A hidden gem rich in experiences
Published on 04 Nov 2019
When you imagine Poland, your first thoughts aren’t likely to be its coastal offerings. But, in actual fact, Poland is a wonderful coastal destination that many decide to cruise to. With bustling seaside venues, white sand beaches and a colourful heritage to uncover, there’s plenty of family-friendly fun to be head in Poland. Here, we take a look at Poland’s Tri-City, a famous metropolitan region on the north coast comprised of cities Gdańsk, Gdynia and Sopot:
At the forefront of Poland’s Tri-City, Gdańsk is a colourful port city with an intriguing history. When exploring Gdańsk, you’ll find that its turbulent history is prevalent throughout, particularly in its architecture. For hundreds of years, Gdańsk bounced between German and Polish territory and towards the end of WWII, Gdańsk endured heavy air raids, particularly along its Main Street. When it was rebuilt, architects did not want to build it to look like its previous German architecture, instead choosing to rebuild it to look more French and Dutch.
“Gdańsk is full of history,” Tanja from TwoTell says. “So I advise climbing the 405 steps up to the tower of the famous St. Mary’s Church, which is thought to be the largest brick church in the world. Once you reach the top, you’ll have incredible views of this beautiful city.”
The church holds over 25,000 people, which made it a place of refuge for people of the solidarity movement. Walking along its corridors is a spellbinding experience, with light bouncing off the walls thanks to the church’s 37 colossal windows. Further adding to the size of the structure, there are roughly 30 chapels to discover and over 300 grace slabs tiling the floors.
Although there are many museums to visit in Gdańsk, Paulina from Paulina on the Road recommends one in particular, “One of my favourite places to visit in Gdańsk is located on the outskirts; the European Solidarity Centre (ESC). It’s much more than a museum, it’s a place where people meet and hang out.”
We also chatted to Andy from Grown Up Travel Guide who echoed Paulina’s sentiments, “It’s no secret that you have to visit the European Solidarity Centre, an incredible multi-purpose building that was voted the best museum in Europe a couple of years ago. The permanent exhibition is found on the first and second floors and covers almost 3,000 square metres. I have no desire to spoil it for you, suffice to say that it is one of the most moving presentations of modern history I have ever experienced. If you make it through with dry eyes, you’re stronger than most!”
A smaller city with a big nautical history, Gdynia is home to a wide dock lined with souvenir shops, restaurants, bars and cafés with outdoor terraces, perfect for taking a load off and watching people go about their day. As a port city, activities generally revolve around the seaside. Whether that’s visiting the main pier or the aquarium or Miechlinki Beach, Gdynia is perfect for families looking to enjoy some quality time together while exploring the city’s coastal offerings.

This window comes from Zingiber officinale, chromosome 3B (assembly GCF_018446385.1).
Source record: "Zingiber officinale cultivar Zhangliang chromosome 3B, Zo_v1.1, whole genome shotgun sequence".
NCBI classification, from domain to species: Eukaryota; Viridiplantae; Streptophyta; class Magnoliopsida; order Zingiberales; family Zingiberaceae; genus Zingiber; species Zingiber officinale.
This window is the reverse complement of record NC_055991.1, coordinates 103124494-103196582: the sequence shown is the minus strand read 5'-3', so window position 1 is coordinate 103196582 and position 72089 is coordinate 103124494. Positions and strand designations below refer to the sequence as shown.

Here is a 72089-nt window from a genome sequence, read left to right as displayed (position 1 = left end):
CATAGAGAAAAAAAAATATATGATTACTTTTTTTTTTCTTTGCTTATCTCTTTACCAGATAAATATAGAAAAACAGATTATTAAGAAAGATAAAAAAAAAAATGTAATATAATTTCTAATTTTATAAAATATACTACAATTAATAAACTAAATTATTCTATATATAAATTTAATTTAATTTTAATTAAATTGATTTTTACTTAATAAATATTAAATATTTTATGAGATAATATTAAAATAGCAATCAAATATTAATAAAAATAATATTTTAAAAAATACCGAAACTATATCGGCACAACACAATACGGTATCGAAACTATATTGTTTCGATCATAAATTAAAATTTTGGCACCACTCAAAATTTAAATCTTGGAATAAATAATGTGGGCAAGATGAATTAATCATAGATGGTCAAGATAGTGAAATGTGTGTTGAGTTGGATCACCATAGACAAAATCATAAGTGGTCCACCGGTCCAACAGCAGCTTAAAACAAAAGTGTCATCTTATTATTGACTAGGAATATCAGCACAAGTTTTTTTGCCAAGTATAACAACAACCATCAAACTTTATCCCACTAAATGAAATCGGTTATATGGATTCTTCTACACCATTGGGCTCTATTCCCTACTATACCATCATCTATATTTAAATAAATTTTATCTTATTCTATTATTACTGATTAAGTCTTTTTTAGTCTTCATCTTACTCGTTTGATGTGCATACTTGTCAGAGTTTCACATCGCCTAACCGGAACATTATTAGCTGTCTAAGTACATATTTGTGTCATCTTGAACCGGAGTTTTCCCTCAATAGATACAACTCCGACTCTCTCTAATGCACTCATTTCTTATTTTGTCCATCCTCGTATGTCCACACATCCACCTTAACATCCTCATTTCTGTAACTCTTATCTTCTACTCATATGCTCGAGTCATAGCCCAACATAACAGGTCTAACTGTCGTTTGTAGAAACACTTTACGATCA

Away from Gdynia’s maritime history and culture, you’ll find Mana Mana, a successful handbag shop that had humble beginnings. Recommended by Andy, this handbag shop is more than just a retailer, with a fabulous story to tell, “This bag manufacturer takes pride in using the best quality materials and its aim is to promote the revival of handmade quality with modern, fun designs. Originally started in a tiny apartment in Gdynia in 2011, Mana Mana grew through word of mouth and social media and expanded so rapidly that new premises had to be found and extra staff employed. It is very inspiring to learn the history of this booming small business and to see the artisans at work.”
Tanja has also been lucky enough to visit Gdynia. She recommends learning about its maritime history by exploring two of its floating museums; Blyskawica and Dar Pomorza. “There are two really amazing battleships that are now museums directly at the end of the harbour, across from the aquarium - you can’t miss them. I really recommend visiting at least one of them in order to get an impression of the great seafaring tradition of the city.”
The final pillar of Poland’s Tri-City, Sopot is a seaside resort located between Gdańsk and Gdynia that’s full of intriguing architecture and glitzy bars and restaurants. Visited by a wealth of travellers, Sopot remains a popular destination for people looking for sun, sea and sand alongside eccentric architectural delights. From its numerous beaches to many tourist attractions, Sopot is home to an eclectic mix of bars, cafés and restaurants. Although Sopot isn’t a cruise port, it’s only 20 minutes from Gdańsk and Gdynia, making it an ideal day trip location.
Tanja recommends visiting one of Sopot’s most famous spots, Krzywy Domek, or the crooked house. “You’ll not believe it until you see it. I came across the crooked house randomly in the middle of the pedestrian zone. Although it doesn’t look like it, there are several bars, cafés and restaurants inside. Take your time exploring inside and then enjoy a coffee in one of its many cafés.”
If you’re looking to get away from the busy tourist spots, Andy recommends heading off the beaten path to see what amazing sights you encounter. “There is far more to Sopot than the beach and Monte Cassino. One of the best ways to explore is simply to wander without a map, head away from the main tourist areas and take the side roads. You’ll discover an amazing mix of architectural styles and a plethora of beautifully restored houses, dilapidated buildings yet to be cared for and Soviet-style apartments. Take the road less travelled, I say!”